GST on employer–employee financial transactions, even for subsidised services, could bring in a need to restructure salary packages.
Companies may soon change the salary structure of employees. This will happen due to GST on employer-to-employee supplies.
Companies may not only have to pay GST on the full value for services provided at concessional rates, but may have to cough up the tax even if no charge is recovered from the employees.
For instance, companies run subsidised canteens for their employees where there is a monetary transaction between the employee and employer. Now this transaction will be taxable. In such a situation, companies will stop charging for services rendered in a bid to save on that levy. Again, no company will want to bear the extra cost and the salary packages will be restructured to retain the same cost to the company.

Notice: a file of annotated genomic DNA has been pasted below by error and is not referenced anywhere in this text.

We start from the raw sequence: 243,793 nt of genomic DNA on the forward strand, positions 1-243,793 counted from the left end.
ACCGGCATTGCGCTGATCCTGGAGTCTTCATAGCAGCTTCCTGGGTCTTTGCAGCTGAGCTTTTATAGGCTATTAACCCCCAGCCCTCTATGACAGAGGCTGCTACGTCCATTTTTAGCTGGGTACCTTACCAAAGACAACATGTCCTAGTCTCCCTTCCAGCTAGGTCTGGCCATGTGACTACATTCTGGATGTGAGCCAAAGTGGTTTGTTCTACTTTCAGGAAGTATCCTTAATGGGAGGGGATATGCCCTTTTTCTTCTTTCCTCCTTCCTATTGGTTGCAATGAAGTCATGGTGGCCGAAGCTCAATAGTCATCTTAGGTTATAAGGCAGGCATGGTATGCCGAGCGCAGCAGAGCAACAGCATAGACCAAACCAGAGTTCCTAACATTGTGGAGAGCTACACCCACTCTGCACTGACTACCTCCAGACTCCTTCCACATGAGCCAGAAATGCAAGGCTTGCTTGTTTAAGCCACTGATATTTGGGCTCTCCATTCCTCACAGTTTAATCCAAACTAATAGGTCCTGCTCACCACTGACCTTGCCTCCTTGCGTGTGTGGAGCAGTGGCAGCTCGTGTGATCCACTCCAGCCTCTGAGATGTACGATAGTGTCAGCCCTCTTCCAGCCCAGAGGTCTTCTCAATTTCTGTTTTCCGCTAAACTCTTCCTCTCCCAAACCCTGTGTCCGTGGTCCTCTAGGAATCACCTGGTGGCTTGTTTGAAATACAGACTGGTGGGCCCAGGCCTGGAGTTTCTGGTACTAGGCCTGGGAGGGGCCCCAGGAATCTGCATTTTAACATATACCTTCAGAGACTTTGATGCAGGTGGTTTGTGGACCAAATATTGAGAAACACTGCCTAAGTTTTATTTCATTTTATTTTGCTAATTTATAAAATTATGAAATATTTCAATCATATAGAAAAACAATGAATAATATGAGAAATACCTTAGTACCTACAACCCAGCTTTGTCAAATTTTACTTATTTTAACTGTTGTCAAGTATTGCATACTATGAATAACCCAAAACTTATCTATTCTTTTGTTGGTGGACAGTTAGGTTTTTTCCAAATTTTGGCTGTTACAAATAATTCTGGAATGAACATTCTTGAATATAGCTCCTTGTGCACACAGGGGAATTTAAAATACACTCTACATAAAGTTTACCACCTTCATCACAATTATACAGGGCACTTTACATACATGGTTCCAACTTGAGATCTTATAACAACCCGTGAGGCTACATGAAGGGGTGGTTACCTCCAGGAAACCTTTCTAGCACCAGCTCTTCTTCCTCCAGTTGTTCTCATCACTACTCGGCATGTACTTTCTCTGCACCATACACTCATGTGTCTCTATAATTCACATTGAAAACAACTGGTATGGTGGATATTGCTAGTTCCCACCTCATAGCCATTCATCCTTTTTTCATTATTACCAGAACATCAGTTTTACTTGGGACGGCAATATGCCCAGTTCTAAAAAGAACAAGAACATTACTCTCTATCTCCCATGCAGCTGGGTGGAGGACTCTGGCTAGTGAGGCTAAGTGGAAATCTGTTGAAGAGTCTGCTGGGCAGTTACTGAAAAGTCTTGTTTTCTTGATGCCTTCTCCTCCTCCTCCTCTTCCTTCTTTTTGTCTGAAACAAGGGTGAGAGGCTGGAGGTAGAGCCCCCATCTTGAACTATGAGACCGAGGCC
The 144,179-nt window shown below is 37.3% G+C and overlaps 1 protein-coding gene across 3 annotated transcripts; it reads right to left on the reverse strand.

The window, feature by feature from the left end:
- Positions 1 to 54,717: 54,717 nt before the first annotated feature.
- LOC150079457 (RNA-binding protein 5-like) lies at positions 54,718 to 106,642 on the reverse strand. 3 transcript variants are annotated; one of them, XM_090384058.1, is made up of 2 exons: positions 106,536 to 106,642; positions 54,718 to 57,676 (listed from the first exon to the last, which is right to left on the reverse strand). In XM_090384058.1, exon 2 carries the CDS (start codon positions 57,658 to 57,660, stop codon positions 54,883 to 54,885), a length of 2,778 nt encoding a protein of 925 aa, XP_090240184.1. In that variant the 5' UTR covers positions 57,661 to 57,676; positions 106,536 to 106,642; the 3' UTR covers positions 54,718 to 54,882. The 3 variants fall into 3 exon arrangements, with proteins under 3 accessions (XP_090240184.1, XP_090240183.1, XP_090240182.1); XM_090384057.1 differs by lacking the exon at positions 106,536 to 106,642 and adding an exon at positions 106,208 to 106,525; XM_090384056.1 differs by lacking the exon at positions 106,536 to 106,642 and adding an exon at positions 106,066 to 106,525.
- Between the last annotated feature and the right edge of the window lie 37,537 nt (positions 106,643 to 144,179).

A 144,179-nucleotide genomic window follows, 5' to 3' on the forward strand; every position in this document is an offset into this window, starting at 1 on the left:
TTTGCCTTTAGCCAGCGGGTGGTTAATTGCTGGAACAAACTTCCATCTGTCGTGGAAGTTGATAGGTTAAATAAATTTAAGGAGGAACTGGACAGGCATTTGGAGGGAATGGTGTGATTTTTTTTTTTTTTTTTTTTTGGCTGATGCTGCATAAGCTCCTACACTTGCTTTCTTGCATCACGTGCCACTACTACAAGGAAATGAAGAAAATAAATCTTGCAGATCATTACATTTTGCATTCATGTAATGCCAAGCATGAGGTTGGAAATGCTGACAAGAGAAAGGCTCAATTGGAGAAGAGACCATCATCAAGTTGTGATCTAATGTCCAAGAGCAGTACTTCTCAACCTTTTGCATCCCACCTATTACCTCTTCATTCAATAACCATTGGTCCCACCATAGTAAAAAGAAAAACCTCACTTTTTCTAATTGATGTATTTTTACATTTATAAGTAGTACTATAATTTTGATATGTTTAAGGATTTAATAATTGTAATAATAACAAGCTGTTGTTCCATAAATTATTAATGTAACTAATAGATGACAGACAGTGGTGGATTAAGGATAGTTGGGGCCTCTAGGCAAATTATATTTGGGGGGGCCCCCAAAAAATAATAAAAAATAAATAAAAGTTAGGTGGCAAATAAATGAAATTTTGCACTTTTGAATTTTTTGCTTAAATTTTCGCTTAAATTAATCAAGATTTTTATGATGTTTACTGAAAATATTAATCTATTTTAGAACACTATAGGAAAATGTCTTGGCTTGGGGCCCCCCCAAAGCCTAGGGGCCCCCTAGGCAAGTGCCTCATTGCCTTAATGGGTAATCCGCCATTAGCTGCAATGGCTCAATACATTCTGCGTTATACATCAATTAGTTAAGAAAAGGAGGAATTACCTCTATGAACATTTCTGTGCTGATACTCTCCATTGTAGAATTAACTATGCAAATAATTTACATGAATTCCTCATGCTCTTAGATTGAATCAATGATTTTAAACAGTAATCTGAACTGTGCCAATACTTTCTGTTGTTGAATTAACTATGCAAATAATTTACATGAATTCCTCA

Besides, GST treats the employer–employee relationship as one between two parties and, hence, these services will be liable to GST at whatever the applicable open market value is.
This development is in the wake of a recent judgement by the Authority for Advance Rulings (AAR) on canteen charges.
In March, Caltech Polymers Pvt. Ltd had approached AAR, a facilitation body to help taxpayers ascertain their income tax liability, and thereby avoid long-drawn and expensive litigation, asking whether the canteen service provided to its employees according to the provisions of the Factories Act, 1948, would come under GST. The Company had added that it was recovering the canteen-running expenses from its employees without any profit margin.
In addition, reimbursements on home rentals; telephone charges beyond a certain limit; medical premiums for extra coverage; gym use; uniforms or even re-issuing identity cards could be subjected to the new Goods and Services Tax.
All of these are bound to affect the salary packages as companies will try to keep their cost intact.